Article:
• Dewatering of cargo types like coal, sand, cement, stone, etc.
  • Cleaning of various spaces in the vessel, ballast tanks, and draining deck areas in events of water accumulation.

In ships, eductors are continuously operated at higher pressures as desired.

One very important practice that needs to be kept in mind during shop operations is that the valves and screws from the suction line need to be opened only after the driving or motive fluid line is started. This is to prevent accidental flow of driving fluid into the tankage or other spaces from where the liquid is required to be sucked.

Moreover, if, on some occasions, the driving pressure falls below a certain level, the valves near the suction area lines need to be closed to prevent the flow of the driving fluid in the other area, as this creates a problem.

For example, when you intend to strip or drain an oil tank with an eductor, if the driving fluid, water, operates at a lower pressure and backflows into the tank, it gets mixed further with the oil or sludge content.

However, for all practical purposes, the valves and stoppers in the suction line are kept mostly open, as even when the suction fluid has reduced inflow velocity, it goes back to its source. It can be re-drawn back again after necessary pressure adjustments to the eductor. But if the backflow of this line is stopped during high-flow rate operations, there is a chance of excess pressure build-up and the eductor collapsing or bursting.

For all practical purposes, the drained contents from the eductor during tank stripping operations are collected into sludge or slop tanks, where they are discharged at very high rates through electrically driven pumps. During operations like deck de-flooding, the eductor outlet is connected directly to a discharge line from where it is drained into the sea.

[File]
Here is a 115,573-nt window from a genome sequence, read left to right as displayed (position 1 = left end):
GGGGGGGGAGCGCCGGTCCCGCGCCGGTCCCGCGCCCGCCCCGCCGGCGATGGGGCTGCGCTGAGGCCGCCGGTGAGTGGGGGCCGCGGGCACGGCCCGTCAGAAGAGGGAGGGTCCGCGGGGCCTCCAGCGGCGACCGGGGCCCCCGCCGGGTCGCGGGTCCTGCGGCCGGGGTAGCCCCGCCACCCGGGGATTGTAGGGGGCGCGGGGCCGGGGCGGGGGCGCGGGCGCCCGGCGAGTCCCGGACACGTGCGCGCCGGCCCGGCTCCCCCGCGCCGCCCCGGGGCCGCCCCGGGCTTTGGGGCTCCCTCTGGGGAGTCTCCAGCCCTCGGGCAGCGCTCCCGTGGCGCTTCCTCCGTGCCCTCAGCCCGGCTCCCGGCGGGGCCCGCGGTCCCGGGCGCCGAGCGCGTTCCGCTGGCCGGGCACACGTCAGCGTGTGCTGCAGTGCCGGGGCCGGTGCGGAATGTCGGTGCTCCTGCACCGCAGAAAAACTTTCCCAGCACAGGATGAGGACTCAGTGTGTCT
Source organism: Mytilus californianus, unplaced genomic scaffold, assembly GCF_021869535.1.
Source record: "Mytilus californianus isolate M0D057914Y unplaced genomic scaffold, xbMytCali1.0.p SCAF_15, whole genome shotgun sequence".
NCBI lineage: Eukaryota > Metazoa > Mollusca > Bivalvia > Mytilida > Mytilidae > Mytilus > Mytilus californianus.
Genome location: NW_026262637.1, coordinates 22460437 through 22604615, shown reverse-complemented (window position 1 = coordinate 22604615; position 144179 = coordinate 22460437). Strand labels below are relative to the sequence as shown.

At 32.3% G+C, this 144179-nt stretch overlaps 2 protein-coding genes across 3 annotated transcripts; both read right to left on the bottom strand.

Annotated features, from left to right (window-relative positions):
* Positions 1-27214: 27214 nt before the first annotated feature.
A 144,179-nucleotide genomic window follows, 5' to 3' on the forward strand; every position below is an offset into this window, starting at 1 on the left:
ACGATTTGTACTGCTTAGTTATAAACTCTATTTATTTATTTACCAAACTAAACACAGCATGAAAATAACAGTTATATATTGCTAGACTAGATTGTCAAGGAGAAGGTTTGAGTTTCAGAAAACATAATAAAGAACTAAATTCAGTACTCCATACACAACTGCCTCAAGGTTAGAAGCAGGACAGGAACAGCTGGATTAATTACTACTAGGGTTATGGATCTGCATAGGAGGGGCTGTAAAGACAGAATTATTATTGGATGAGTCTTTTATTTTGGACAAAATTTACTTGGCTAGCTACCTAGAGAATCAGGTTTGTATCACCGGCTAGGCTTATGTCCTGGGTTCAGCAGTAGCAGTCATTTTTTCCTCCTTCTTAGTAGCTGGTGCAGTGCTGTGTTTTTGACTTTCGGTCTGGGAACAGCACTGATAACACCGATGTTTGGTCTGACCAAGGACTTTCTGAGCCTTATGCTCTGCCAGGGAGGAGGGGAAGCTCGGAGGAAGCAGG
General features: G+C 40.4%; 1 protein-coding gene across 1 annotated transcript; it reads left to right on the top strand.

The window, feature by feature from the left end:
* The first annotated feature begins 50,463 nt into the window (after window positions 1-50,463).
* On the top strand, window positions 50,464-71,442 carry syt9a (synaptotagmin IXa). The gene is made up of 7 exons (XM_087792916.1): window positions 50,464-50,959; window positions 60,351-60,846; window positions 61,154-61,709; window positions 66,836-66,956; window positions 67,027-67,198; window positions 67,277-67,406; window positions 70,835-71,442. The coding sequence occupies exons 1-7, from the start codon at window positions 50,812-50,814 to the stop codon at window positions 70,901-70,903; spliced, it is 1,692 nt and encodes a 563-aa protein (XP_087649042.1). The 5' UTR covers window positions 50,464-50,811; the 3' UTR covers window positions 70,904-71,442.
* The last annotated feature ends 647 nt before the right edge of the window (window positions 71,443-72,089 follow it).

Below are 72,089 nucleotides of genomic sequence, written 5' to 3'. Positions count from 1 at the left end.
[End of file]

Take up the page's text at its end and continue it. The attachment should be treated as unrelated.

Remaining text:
You might also like to read-

Disclaimer: The authors’ views expressed in this article do not necessarily reflect the views of Marine Insight. Data and charts, if used, in the article have been sourced from available information and have not been authenticated by any statutory authority. The author and Marine Insight do not claim it to be accurate nor accept any responsibility for the same. The views constitute only the opinions and do not constitute any guidelines or recommendations on any course of action to be followed by the reader.

The article or images cannot be reproduced, copied, shared, or used in any form without the permission of the author and Marine Insight.

Do you have info to share with us ? Suggest a correction

Article Footer Banner
Article Footer Banner

Subscribe To Our Newsletters

By subscribing, you agree to our Privacy Policy and may receive occasional deal communications; you can unsubscribe anytime.

Web Stories

About Author

Subhodeep is a Naval Architecture and Ocean Engineering graduate. Interested in the intricacies of marine structures and goal-based design aspects, he is dedicated to sharing and propagation of common technical knowledge within this sector, which, at this very moment, requires a turnabout to flourish back to its old glory.

Leave a Reply

Your email address will not be published. Required fields are marked *